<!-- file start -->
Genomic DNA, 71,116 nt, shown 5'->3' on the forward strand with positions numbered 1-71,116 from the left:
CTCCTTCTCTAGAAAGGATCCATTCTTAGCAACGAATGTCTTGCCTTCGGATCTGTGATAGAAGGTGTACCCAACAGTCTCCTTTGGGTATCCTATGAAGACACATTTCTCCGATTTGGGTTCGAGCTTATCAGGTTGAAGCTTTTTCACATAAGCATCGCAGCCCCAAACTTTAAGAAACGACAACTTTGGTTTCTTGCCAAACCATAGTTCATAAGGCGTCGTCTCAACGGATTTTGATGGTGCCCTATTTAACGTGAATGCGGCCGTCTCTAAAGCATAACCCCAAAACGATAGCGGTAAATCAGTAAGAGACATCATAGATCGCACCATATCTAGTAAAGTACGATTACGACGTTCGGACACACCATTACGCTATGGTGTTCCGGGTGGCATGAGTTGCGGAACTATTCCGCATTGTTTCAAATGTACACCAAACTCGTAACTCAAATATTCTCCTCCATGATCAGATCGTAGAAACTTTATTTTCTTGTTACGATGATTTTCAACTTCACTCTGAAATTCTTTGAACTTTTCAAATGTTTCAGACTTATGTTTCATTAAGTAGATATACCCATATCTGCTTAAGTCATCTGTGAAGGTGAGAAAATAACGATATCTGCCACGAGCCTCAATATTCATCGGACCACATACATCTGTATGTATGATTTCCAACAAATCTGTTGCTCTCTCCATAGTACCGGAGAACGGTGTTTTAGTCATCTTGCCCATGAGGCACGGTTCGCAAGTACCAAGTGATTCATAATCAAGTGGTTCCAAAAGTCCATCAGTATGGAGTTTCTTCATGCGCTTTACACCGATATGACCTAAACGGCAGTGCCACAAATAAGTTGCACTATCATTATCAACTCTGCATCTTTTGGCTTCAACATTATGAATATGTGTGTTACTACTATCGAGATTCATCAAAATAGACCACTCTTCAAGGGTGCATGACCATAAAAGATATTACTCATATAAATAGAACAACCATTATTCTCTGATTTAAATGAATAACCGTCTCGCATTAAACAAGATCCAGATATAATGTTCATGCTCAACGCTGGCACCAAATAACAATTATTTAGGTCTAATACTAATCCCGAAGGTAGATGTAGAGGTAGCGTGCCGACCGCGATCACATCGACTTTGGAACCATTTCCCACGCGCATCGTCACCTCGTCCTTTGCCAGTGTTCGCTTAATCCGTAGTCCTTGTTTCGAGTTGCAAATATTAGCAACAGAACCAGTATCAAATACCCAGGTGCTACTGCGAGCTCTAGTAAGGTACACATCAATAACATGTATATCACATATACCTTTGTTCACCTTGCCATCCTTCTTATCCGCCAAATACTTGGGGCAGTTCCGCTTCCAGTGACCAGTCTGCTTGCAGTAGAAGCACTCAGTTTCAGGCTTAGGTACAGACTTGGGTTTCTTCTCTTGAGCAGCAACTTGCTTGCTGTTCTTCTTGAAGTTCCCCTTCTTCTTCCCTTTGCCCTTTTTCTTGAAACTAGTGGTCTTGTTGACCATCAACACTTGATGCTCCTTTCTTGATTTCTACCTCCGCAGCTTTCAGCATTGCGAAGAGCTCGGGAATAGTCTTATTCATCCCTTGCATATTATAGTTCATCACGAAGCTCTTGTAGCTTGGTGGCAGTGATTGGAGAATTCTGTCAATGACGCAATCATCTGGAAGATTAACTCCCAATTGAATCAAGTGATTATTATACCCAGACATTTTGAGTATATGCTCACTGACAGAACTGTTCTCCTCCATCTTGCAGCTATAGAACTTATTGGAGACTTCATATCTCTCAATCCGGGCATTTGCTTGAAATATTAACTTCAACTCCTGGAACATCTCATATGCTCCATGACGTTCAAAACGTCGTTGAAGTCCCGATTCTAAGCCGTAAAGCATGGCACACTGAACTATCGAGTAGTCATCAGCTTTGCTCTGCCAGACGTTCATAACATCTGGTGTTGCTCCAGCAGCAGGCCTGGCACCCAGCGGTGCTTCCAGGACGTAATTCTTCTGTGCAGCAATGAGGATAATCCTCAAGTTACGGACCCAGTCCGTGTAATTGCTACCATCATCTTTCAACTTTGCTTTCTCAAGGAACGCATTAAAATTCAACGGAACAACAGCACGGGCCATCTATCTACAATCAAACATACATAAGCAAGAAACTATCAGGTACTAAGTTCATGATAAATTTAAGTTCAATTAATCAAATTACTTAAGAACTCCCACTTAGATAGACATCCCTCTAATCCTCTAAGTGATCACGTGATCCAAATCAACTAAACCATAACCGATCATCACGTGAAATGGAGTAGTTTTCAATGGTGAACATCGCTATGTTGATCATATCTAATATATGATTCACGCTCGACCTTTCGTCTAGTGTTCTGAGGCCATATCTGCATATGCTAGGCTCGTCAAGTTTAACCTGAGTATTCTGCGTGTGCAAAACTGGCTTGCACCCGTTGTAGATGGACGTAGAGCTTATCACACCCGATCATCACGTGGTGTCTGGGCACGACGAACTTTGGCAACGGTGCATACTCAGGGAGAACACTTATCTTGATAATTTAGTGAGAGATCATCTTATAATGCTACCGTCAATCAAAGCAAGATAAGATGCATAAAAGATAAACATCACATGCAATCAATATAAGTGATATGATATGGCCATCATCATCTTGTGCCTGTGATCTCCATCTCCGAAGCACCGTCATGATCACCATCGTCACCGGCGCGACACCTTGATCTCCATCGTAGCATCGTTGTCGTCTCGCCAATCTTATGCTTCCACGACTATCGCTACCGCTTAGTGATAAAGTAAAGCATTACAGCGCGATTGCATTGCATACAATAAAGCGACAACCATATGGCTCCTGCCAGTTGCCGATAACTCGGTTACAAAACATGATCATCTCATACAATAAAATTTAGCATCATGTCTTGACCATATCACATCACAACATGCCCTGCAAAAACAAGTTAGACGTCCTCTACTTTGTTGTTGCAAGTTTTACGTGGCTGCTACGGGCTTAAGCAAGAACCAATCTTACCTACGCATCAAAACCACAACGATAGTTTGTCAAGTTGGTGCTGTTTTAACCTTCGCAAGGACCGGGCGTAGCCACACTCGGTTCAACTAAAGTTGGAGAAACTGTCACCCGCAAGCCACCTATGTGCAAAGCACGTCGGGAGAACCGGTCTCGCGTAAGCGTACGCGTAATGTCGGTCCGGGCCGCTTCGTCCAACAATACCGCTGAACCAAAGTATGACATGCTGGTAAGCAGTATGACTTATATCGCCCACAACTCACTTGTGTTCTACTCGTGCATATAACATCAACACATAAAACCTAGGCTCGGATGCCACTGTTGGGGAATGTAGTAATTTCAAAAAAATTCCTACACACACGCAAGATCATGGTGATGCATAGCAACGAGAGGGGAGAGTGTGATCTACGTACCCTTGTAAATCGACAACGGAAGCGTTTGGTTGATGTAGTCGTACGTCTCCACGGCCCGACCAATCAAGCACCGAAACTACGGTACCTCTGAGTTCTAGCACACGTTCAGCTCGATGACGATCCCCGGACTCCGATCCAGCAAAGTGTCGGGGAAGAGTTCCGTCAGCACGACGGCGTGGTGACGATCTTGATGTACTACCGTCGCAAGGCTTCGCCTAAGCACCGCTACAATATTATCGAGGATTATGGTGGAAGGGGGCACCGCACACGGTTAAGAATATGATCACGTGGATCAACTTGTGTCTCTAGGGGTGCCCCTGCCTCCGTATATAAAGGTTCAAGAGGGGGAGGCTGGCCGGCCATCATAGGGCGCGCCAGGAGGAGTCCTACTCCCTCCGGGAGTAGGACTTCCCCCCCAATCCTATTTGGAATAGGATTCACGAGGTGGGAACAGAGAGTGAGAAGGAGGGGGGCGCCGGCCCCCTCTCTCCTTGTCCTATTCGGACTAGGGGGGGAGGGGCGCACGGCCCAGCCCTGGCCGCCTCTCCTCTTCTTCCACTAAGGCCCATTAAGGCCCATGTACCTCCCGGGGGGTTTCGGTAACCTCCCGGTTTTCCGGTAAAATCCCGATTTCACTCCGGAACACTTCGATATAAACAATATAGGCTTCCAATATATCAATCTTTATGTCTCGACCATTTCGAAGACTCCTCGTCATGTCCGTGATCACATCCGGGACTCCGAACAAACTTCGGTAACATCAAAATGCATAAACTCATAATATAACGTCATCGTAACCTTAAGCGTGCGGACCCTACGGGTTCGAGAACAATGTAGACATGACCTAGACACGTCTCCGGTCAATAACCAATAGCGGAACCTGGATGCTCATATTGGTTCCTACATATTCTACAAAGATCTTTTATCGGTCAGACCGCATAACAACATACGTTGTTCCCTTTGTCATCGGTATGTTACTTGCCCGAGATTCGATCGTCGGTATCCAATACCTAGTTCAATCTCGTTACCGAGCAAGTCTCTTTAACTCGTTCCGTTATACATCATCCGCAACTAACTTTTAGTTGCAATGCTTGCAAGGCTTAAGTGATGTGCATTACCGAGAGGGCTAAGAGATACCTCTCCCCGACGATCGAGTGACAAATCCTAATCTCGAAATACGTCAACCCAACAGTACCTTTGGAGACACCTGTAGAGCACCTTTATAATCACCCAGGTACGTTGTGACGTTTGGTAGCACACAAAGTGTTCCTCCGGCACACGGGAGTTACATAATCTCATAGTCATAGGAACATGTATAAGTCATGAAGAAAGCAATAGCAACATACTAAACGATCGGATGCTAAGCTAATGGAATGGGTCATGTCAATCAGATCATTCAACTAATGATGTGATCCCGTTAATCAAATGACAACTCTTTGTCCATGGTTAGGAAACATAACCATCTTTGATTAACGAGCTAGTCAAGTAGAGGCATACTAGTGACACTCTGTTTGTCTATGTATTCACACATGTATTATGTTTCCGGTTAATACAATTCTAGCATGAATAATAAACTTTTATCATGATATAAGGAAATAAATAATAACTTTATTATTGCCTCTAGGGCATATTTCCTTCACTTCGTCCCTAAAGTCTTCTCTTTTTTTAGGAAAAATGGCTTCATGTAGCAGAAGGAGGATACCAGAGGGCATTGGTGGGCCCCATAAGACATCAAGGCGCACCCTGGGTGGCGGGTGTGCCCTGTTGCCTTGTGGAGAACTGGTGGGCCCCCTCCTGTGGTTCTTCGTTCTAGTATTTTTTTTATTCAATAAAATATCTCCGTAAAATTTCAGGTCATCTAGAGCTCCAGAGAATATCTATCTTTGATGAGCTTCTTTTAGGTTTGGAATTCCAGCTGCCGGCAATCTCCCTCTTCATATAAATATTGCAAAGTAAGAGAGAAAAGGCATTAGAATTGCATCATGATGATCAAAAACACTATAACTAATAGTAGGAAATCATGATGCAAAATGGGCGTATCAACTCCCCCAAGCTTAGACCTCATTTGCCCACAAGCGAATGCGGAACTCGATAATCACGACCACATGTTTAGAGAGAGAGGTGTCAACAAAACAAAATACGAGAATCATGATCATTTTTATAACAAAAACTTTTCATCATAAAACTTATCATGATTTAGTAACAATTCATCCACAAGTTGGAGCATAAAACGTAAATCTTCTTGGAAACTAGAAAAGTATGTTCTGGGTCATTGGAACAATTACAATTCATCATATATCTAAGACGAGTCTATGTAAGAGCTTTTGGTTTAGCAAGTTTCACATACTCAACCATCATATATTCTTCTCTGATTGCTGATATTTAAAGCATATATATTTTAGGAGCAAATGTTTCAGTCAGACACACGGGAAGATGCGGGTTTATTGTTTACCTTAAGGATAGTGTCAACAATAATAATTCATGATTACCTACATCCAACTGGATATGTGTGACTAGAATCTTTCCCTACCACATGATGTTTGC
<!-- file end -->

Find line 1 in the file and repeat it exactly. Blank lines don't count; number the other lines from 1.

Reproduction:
Genomic DNA, 71,116 nt, shown 5'->3' on the forward strand with positions numbered 1-71,116 from the left: